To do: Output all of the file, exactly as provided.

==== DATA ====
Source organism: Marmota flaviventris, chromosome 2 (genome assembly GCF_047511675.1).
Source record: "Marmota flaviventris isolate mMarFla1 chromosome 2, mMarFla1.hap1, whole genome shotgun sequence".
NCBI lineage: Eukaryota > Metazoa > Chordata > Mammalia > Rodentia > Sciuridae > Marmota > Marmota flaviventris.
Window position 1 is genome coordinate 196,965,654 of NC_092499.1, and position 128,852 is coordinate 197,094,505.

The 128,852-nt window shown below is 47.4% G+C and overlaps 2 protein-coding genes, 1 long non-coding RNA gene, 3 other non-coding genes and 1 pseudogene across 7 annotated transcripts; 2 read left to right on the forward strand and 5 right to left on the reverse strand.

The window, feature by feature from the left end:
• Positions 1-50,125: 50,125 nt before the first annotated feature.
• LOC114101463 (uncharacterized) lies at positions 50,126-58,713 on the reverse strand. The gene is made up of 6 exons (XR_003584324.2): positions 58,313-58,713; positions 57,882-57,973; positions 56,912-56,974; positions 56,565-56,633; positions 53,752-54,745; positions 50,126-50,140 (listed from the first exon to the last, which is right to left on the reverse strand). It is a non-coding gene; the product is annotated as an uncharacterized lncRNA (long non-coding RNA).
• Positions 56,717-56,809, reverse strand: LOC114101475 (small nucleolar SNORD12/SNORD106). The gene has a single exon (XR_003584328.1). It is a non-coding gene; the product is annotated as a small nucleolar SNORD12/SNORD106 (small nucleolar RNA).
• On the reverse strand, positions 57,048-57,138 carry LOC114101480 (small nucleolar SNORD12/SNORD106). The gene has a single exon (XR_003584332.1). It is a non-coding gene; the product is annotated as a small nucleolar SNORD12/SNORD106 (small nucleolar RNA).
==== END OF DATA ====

Source organism: Marmota flaviventris, chromosome 2 (genome assembly GCF_047511675.1).
Source record: "Marmota flaviventris isolate mMarFla1 chromosome 2, mMarFla1.hap1, whole genome shotgun sequence".
NCBI lineage: Eukaryota > Metazoa > Chordata > Mammalia > Rodentia > Sciuridae > Marmota > Marmota flaviventris.
Window position 1 is genome coordinate 196,965,654 of NC_092499.1, and position 128,852 is coordinate 197,094,505.

The 128,852-nt window shown below is 47.4% G+C and overlaps 2 protein-coding genes, 1 long non-coding RNA gene, 3 other non-coding genes and 1 pseudogene across 7 annotated transcripts; 2 read left to right on the forward strand and 5 right to left on the reverse strand.

The window, feature by feature from the left end:
• Positions 1-50,125: 50,125 nt before the first annotated feature.
• LOC114101463 (uncharacterized) lies at positions 50,126-58,713 on the reverse strand. The gene is made up of 6 exons (XR_003584324.2): positions 58,313-58,713; positions 57,882-57,973; positions 56,912-56,974; positions 56,565-56,633; positions 53,752-54,745; positions 50,126-50,140 (listed from the first exon to the last, which is right to left on the reverse strand). It is a non-coding gene; the product is annotated as an uncharacterized lncRNA (long non-coding RNA).
• Positions 56,717-56,809, reverse strand: LOC114101475 (small nucleolar SNORD12/SNORD106). The gene has a single exon (XR_003584328.1). It is a non-coding gene; the product is annotated as a small nucleolar SNORD12/SNORD106 (small nucleolar RNA).
• On the reverse strand, positions 57,048-57,138 carry LOC114101480 (small nucleolar SNORD12/SNORD106). The gene has a single exon (XR_003584332.1). It is a non-coding gene; the product is annotated as a small nucleolar SNORD12/SNORD106 (small nucleolar RNA).